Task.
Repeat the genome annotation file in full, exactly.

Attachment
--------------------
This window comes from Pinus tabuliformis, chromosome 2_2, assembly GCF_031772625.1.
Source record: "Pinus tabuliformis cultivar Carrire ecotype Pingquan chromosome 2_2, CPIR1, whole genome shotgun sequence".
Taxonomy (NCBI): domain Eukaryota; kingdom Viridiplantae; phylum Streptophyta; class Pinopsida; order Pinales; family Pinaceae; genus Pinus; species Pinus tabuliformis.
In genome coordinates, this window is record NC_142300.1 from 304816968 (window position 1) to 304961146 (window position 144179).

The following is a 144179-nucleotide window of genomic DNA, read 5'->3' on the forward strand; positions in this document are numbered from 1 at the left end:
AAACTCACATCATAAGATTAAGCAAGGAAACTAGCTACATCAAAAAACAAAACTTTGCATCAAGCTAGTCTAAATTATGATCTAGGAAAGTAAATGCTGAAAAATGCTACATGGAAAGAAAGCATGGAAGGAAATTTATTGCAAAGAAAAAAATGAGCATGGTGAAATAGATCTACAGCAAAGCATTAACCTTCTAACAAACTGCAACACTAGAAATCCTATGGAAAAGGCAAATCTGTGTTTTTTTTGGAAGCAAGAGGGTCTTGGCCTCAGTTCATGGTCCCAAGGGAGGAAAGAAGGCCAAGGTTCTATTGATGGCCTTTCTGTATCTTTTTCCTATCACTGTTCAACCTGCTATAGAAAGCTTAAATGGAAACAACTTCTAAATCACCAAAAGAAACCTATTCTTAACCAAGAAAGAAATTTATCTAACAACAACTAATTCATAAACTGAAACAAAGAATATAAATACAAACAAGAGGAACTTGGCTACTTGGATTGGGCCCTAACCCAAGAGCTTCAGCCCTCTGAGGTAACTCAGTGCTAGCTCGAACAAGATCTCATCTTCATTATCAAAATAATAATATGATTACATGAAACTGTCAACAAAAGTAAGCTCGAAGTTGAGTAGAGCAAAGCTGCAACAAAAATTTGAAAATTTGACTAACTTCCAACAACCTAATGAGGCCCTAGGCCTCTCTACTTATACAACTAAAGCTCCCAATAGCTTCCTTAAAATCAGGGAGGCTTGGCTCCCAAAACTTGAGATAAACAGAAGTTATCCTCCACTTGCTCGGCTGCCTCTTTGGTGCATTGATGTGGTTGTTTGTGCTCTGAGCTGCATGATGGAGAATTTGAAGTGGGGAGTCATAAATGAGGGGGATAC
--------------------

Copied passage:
This window comes from Pinus tabuliformis, chromosome 2_2, assembly GCF_031772625.1.
Source record: "Pinus tabuliformis cultivar Carrire ecotype Pingquan chromosome 2_2, CPIR1, whole genome shotgun sequence".
Taxonomy (NCBI): domain Eukaryota; kingdom Viridiplantae; phylum Streptophyta; class Pinopsida; order Pinales; family Pinaceae; genus Pinus; species Pinus tabuliformis.
In genome coordinates, this window is record NC_142300.1 from 304816968 (window position 1) to 304961146 (window position 144179).

The following is a 144179-nucleotide window of genomic DNA, read 5'->3' on the forward strand; positions in this document are numbered from 1 at the left end:
AAACTCACATCATAAGATTAAGCAAGGAAACTAGCTACATCAAAAAACAAAACTTTGCATCAAGCTAGTCTAAATTATGATCTAGGAAAGTAAATGCTGAAAAATGCTACATGGAAAGAAAGCATGGAAGGAAATTTATTGCAAAGAAAAAAATGAGCATGGTGAAATAGATCTACAGCAAAGCATTAACCTTCTAACAAACTGCAACACTAGAAATCCTATGGAAAAGGCAAATCTGTGTTTTTTTTGGAAGCAAGAGGGTCTTGGCCTCAGTTCATGGTCCCAAGGGAGGAAAGAAGGCCAAGGTTCTATTGATGGCCTTTCTGTATCTTTTTCCTATCACTGTTCAACCTGCTATAGAAAGCTTAAATGGAAACAACTTCTAAATCACCAAAAGAAACCTATTCTTAACCAAGAAAGAAATTTATCTAACAACAACTAATTCATAAACTGAAACAAAGAATATAAATACAAACAAGAGGAACTTGGCTACTTGGATTGGGCCCTAACCCAAGAGCTTCAGCCCTCTGAGGTAACTCAGTGCTAGCTCGAACAAGATCTCATCTTCATTATCAAAATAATAATATGATTACATGAAACTGTCAACAAAAGTAAGCTCGAAGTTGAGTAGAGCAAAGCTGCAACAAAAATTTGAAAATTTGACTAACTTCCAACAACCTAATGAGGCCCTAGGCCTCTCTACTTATACAACTAAAGCTCCCAATAGCTTCCTTAAAATCAGGGAGGCTTGGCTCCCAAAACTTGAGATAAACAGAAGTTATCCTCCACTTGCTCGGCTGCCTCTTTGGTGCATTGATGTGGTTGTTTGTGCTCTGAGCTGCATGATGGAGAATTTGAAGTGGGGAGTCATAAATGAGGGGGATAC